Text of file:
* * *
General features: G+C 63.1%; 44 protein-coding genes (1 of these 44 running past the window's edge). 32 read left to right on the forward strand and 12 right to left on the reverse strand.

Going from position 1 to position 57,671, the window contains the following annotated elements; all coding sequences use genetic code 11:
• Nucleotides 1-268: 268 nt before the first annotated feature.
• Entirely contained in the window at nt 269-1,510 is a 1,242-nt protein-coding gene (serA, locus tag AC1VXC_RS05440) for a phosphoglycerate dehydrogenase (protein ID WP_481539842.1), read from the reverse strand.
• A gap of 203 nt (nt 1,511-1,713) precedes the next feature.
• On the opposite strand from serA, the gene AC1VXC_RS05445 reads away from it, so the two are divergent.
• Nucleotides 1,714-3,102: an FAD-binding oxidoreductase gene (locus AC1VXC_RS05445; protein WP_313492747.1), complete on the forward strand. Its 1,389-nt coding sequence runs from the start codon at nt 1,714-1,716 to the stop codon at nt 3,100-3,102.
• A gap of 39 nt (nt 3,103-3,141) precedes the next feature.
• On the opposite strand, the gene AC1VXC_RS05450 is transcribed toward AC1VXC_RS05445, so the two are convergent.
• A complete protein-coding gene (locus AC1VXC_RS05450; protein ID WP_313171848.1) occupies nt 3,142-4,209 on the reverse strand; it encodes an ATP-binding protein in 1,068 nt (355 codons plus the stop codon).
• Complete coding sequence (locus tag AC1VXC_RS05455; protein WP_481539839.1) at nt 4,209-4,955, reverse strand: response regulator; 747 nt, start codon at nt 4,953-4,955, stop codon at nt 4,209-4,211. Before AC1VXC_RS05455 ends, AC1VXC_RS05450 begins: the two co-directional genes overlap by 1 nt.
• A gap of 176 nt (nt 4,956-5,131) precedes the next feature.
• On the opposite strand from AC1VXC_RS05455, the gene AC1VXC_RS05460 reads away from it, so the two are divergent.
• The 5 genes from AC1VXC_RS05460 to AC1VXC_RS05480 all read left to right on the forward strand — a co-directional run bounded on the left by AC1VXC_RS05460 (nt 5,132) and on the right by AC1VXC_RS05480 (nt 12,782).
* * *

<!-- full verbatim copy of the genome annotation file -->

General features: G+C 63.1%; 44 protein-coding genes (1 of these 44 running past the window's edge). 32 read left to right on the forward strand and 12 right to left on the reverse strand.

Going from position 1 to position 57,671, the window contains the following annotated elements; all coding sequences use genetic code 11:
• Nucleotides 1-268: 268 nt before the first annotated feature.
• Entirely contained in the window at nt 269-1,510 is a 1,242-nt protein-coding gene (serA, locus tag AC1VXC_RS05440) for a phosphoglycerate dehydrogenase (protein ID WP_481539842.1), read from the reverse strand.
• A gap of 203 nt (nt 1,511-1,713) precedes the next feature.
• On the opposite strand from serA, the gene AC1VXC_RS05445 reads away from it, so the two are divergent.
• Nucleotides 1,714-3,102: an FAD-binding oxidoreductase gene (locus AC1VXC_RS05445; protein WP_313492747.1), complete on the forward strand. Its 1,389-nt coding sequence runs from the start codon at nt 1,714-1,716 to the stop codon at nt 3,100-3,102.
• A gap of 39 nt (nt 3,103-3,141) precedes the next feature.
• On the opposite strand, the gene AC1VXC_RS05450 is transcribed toward AC1VXC_RS05445, so the two are convergent.
• A complete protein-coding gene (locus AC1VXC_RS05450; protein ID WP_313171848.1) occupies nt 3,142-4,209 on the reverse strand; it encodes an ATP-binding protein in 1,068 nt (355 codons plus the stop codon).
• Complete coding sequence (locus tag AC1VXC_RS05455; protein WP_481539839.1) at nt 4,209-4,955, reverse strand: response regulator; 747 nt, start codon at nt 4,953-4,955, stop codon at nt 4,209-4,211. Before AC1VXC_RS05455 ends, AC1VXC_RS05450 begins: the two co-directional genes overlap by 1 nt.
• A gap of 176 nt (nt 4,956-5,131) precedes the next feature.
• On the opposite strand from AC1VXC_RS05455, the gene AC1VXC_RS05460 reads away from it, so the two are divergent.
• The 5 genes from AC1VXC_RS05460 to AC1VXC_RS05480 all read left to right on the forward strand — a co-directional run bounded on the left by AC1VXC_RS05460 (nt 5,132) and on the right by AC1VXC_RS05480 (nt 12,782).